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Discussion Starter #1 (Edited)
Which glue/adhesive? Bent lamination. yes another glue thread. ***now w/sketch

I am looking for the right glue to use on a new project. I have not started yet and it is still in the planning phase.

The project is a covered bench swing. The bench will be wide enough for 3 adults with a roof/covering for shade. I have not yet decided which style of bench I am going to make. Horizontal slats, vertical slats, thin, wide, flat bottom, curved bottom, sharp angle from backrest to seat, or flowing curve. All these options are playing in my mind but the part that I need help with is on the frame.

Most of the metal frame bench swings I have seen are an 'A' frame construction, some are straight legged and some are curved. Either type is more appealing (to me) than the 'H' frame style. I want to something fancy since this is supposed to me an x-mas gift. So I came up with the idea of making the legs of the 'A' frame as one (I'm looking at the bent laminations as one piece of wood) continuous piece. Basically make the top point of the 'A' more of a rounded curve. I also thought of putting curves at the feet of the 'A'. These feet would be the same piece of wood but curve away from the 'A' and make a horizontal squiggle like this ~ with an extra curve or two.

The cross bar of the 'A' would also be a squiggle of bent lamination and cut to taper into the legs.

I searched the forum for bent laminations and several people recommend the dap adhesive or unibond. I looked at those and the dap is indoor use and the unibond being water resistant. This is going to be an outdoor item in florida so I don't think "resistant" is good enough. I do plan on staining and varnishing this if that makes a difference in the resistance level. My other option which was the plan before looking at the dap or unibond is titebond III. I have heard some people mention some creep with pva glues and with this being a weight bearing structure the creep is a concern. If I use the TBIII I had planned on also using a hardwood dowel through all layers of laminate near the bends to help lock them in place. Part of the plan is to use wood veneer onlays in decorative shapes....like a lizards, leafs, vines, etc. to cover the dowels. This would hide some of the dowels if there are too many and would match the curvy almost vine/root like design of the 'A' frame. Any exposed dowels would be contrasting to accentuate and show off the wood.

I am not sure what type of wood I will use, although I know it will not be an oily wood like teak (eventhough I love the way it looks). I am thinking I will use quartersawn white oak for it's stability and natural resistance to the elements. I know it's not the best wood for outdoors but from what I have researched it is still on the short list of affordable woods recommended for outdoors.

Sorry for the long post but I didn't want to leave out something that might make a difference in which glue to use......plus I tend to get a little chatty when I am on a roll.


Thanks
 

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Tightbond III, Use redwood, cedar or teak. I wouldn't use oak. Tightbond 3 works well outdoors with redwood and cedar. not sure about using it for teak. teak is expensive but it is high end and will last forever.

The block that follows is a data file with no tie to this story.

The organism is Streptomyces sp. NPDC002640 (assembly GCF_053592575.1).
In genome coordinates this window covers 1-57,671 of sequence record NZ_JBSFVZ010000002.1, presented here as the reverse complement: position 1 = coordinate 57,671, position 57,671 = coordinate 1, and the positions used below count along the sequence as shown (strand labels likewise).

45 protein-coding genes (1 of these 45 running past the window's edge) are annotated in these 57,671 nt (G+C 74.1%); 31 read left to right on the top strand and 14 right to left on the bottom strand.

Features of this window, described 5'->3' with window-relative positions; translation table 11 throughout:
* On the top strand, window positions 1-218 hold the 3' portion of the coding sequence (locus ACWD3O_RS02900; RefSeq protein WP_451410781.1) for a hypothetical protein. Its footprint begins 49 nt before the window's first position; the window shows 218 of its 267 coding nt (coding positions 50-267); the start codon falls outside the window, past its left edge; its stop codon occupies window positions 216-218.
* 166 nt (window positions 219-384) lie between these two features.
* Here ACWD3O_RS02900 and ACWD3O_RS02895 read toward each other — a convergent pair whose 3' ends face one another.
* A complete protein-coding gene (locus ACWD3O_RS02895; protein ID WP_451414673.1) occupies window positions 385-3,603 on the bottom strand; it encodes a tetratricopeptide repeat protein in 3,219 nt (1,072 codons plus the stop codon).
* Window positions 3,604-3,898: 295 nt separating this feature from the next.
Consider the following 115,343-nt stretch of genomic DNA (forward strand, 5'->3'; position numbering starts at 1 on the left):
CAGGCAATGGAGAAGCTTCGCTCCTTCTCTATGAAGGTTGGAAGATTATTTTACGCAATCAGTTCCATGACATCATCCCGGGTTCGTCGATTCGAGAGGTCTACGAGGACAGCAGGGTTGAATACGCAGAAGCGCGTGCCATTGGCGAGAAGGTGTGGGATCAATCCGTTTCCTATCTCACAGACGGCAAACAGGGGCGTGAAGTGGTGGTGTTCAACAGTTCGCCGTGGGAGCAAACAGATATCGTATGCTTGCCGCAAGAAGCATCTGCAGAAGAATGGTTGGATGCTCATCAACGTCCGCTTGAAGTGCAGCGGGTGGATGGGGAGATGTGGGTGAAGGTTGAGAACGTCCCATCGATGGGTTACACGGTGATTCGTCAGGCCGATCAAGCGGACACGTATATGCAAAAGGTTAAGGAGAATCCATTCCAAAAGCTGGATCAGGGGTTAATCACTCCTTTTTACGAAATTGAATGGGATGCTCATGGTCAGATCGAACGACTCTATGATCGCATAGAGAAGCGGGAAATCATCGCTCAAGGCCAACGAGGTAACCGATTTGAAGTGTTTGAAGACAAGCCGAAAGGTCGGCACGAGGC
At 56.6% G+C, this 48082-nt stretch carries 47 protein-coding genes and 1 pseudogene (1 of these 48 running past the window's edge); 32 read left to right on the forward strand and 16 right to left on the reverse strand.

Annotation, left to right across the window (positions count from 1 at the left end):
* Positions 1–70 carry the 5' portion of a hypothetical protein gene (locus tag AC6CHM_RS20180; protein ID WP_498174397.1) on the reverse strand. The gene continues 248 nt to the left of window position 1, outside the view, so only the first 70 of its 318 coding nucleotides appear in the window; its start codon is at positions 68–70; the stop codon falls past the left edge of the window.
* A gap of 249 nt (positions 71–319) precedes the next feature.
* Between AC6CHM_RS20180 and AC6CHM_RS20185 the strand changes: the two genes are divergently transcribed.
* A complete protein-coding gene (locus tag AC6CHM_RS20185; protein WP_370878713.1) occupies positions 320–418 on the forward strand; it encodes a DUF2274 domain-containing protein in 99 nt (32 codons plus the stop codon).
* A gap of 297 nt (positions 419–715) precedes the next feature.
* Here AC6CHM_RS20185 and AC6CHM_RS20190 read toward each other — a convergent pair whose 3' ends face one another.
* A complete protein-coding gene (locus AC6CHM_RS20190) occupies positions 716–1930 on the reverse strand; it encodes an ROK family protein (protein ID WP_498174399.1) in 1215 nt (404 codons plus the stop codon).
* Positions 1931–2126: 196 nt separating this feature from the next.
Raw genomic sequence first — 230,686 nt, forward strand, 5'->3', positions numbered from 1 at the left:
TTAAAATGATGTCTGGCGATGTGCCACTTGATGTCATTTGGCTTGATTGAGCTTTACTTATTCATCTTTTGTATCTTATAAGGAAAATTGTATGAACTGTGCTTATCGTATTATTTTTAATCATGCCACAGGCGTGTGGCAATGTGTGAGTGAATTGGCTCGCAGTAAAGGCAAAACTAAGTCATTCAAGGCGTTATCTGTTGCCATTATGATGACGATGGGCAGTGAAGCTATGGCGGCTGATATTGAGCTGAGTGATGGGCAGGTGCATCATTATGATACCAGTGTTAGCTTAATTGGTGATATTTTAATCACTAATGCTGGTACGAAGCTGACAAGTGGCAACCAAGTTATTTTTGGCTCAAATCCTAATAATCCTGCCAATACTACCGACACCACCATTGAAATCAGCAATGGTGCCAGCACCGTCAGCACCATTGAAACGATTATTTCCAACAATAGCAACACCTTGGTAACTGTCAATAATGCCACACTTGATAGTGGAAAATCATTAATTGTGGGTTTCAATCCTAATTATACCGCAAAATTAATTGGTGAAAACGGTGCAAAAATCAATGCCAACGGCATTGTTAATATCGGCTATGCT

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Discussion Starter #3
The expense of teak is the main reason I won't be using it for this project. If it was more like red oak then I would consider it even with the extra steps need to glue up oily wood.
 

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for the bending I've had more troubles with oak than other hardwoods, but it should be okay for the radius you're suggesting. I'd probably go with that or possibly maple, but I think the oak will be more rot resistant.

I usually use epoxy, but Titebond III should also be sufficient for your needs, despite the "not for structural use" warning on the label.
 

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Old Methane Gas Cloud
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I was talking to the Franklin (Tite Bond x) guys at AWFS. I asked a similar question.

Their answer was to use any of the "extended" or "extensible" (I'm not really sure of the exact word.) products. These products are good for bent laminations while their normal products are not. The normal products tend to creep after curing or so I've been told.

The label on the products was more of a generic label with plain red and black printing rather than their typical label with graphics.

I asked where to buy the extended products and was told "Austin Hardwoods" in Santa Ana. (My area of Los Angeles) My suggestion would be to ask at your local hardwood lumber yard. If they don't stock, I'm sure that they will point you in the right direction.
 

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Kender, the creep issue is actual creep in the glue, ie it spreads further away from the joint and into the wood, from what I understand. I was just having a discussion about this on mimf in regards to using TBII for guitars and all the purists there say "it doesn't work". I tend to disagree but then I'm not trying to be a professional luthier either. The glue does creep (at least TBII and I think TBIII) but they make products that should be okay as rrich said.
 

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Kender, the creep issue is actual creep in the glue, ie it spreads further away from the joint and into the wood, from what I understand. I was just having a discussion about this on mimf in regards to using TBII for guitars and all the purists there say "it doesn't work". I tend to disagree but then I'm not trying to be a professional luthier either. The glue does creep (at least TBII and I think TBIII) but they make products that should be okay as rrich said.


What is this "creep" jazz you guys are talking about?

The Titebond Rich mentioned "Extend" is a formulation of Titebond II, and it offers a longer open time, but does not have the bond strength of TB III.






 

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What few bent lamentations I done, I bent the pieces